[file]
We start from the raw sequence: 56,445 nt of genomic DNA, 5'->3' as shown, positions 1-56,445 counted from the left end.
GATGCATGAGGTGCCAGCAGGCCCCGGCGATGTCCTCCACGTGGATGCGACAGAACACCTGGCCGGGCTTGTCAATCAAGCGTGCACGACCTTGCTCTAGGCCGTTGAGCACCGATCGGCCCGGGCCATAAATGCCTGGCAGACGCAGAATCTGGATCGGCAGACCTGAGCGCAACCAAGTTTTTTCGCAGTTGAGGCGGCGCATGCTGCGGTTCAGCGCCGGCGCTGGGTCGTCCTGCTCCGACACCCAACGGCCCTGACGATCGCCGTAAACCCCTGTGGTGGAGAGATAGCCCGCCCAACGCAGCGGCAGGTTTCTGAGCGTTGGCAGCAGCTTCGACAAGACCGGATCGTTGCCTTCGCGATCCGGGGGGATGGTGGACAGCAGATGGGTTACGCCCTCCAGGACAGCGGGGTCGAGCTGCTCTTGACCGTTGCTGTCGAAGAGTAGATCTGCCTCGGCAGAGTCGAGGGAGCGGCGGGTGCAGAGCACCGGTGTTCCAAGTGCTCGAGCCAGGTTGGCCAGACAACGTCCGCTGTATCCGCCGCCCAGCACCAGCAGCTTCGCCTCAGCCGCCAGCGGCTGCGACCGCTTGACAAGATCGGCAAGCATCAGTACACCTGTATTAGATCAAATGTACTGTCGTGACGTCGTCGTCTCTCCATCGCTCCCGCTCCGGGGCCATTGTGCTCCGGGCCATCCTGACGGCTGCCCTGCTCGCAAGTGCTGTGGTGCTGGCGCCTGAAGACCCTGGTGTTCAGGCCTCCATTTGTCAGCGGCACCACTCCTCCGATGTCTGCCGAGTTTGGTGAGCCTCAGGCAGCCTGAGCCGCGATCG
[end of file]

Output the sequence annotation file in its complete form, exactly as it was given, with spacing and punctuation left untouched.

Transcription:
We start from the raw sequence: 56,445 nt of genomic DNA, 5'->3' as shown, positions 1-56,445 counted from the left end.
GATGCATGAGGTGCCAGCAGGCCCCGGCGATGTCCTCCACGTGGATGCGACAGAACACCTGGCCGGGCTTGTCAATCAAGCGTGCACGACCTTGCTCTAGGCCGTTGAGCACCGATCGGCCCGGGCCATAAATGCCTGGCAGACGCAGAATCTGGATCGGCAGACCTGAGCGCAACCAAGTTTTTTCGCAGTTGAGGCGGCGCATGCTGCGGTTCAGCGCCGGCGCTGGGTCGTCCTGCTCCGACACCCAACGGCCCTGACGATCGCCGTAAACCCCTGTGGTGGAGAGATAGCCCGCCCAACGCAGCGGCAGGTTTCTGAGCGTTGGCAGCAGCTTCGACAAGACCGGATCGTTGCCTTCGCGATCCGGGGGGATGGTGGACAGCAGATGGGTTACGCCCTCCAGGACAGCGGGGTCGAGCTGCTCTTGACCGTTGCTGTCGAAGAGTAGATCTGCCTCGGCAGAGTCGAGGGAGCGGCGGGTGCAGAGCACCGGTGTTCCAAGTGCTCGAGCCAGGTTGGCCAGACAACGTCCGCTGTATCCGCCGCCCAGCACCAGCAGCTTCGCCTCAGCCGCCAGCGGCTGCGACCGCTTGACAAGATCGGCAAGCATCAGTACACCTGTATTAGATCAAATGTACTGTCGTGACGTCGTCGTCTCTCCATCGCTCCCGCTCCGGGGCCATTGTGCTCCGGGCCATCCTGACGGCTGCCCTGCTCGCAAGTGCTGTGGTGCTGGCGCCTGAAGACCCTGGTGTTCAGGCCTCCATTTGTCAGCGGCACCACTCCTCCGATGTCTGCCGAGTTTGGTGAGCCTCAGGCAGCCTGAGCCGCGATCG